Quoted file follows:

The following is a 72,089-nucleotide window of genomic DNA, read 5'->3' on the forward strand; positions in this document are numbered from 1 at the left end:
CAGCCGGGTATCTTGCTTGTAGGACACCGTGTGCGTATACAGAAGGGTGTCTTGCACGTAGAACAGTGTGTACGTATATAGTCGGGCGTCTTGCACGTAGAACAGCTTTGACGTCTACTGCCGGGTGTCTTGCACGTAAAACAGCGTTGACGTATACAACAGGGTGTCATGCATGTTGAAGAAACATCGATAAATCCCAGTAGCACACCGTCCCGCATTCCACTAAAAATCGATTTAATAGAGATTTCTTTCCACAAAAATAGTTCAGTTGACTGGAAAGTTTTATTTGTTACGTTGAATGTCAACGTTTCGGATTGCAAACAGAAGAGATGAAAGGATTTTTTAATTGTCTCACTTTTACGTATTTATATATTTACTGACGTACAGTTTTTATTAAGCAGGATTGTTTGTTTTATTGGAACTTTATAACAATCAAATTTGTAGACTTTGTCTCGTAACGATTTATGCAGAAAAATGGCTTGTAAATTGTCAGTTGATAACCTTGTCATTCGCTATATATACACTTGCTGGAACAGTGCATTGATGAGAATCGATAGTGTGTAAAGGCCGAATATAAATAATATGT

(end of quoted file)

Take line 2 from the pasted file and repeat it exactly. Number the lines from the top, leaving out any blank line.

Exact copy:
CAGCCGGGTATCTTGCTTGTAGGACACCGTGTGCGTATACAGAAGGGTGTCTTGCACGTAGAACAGTGTGTACGTATATAGTCGGGCGTCTTGCACGTAGAACAGCTTTGACGTCTACTGCCGGGTGTCTTGCACGTAAAACAGCGTTGACGTATACAACAGGGTGTCATGCATGTTGAAGAAACATCGATAAATCCCAGTAGCACACCGTCCCGCATTCCACTAAAAATCGATTTAATAGAGATTTCTTTCCACAAAAATAGTTCAGTTGACTGGAAAGTTTTATTTGTTACGTTGAATGTCAACGTTTCGGATTGCAAACAGAAGAGATGAAAGGATTTTTTAATTGTCTCACTTTTACGTATTTATATATTTACTGACGTACAGTTTTTATTAAGCAGGATTGTTTGTTTTATTGGAACTTTATAACAATCAAATTTGTAGACTTTGTCTCGTAACGATTTATGCAGAAAAATGGCTTGTAAATTGTCAGTTGATAACCTTGTCATTCGCTATATATACACTTGCTGGAACAGTGCATTGATGAGAATCGATAGTGTGTAAAGGCCGAATATAAATAATATGT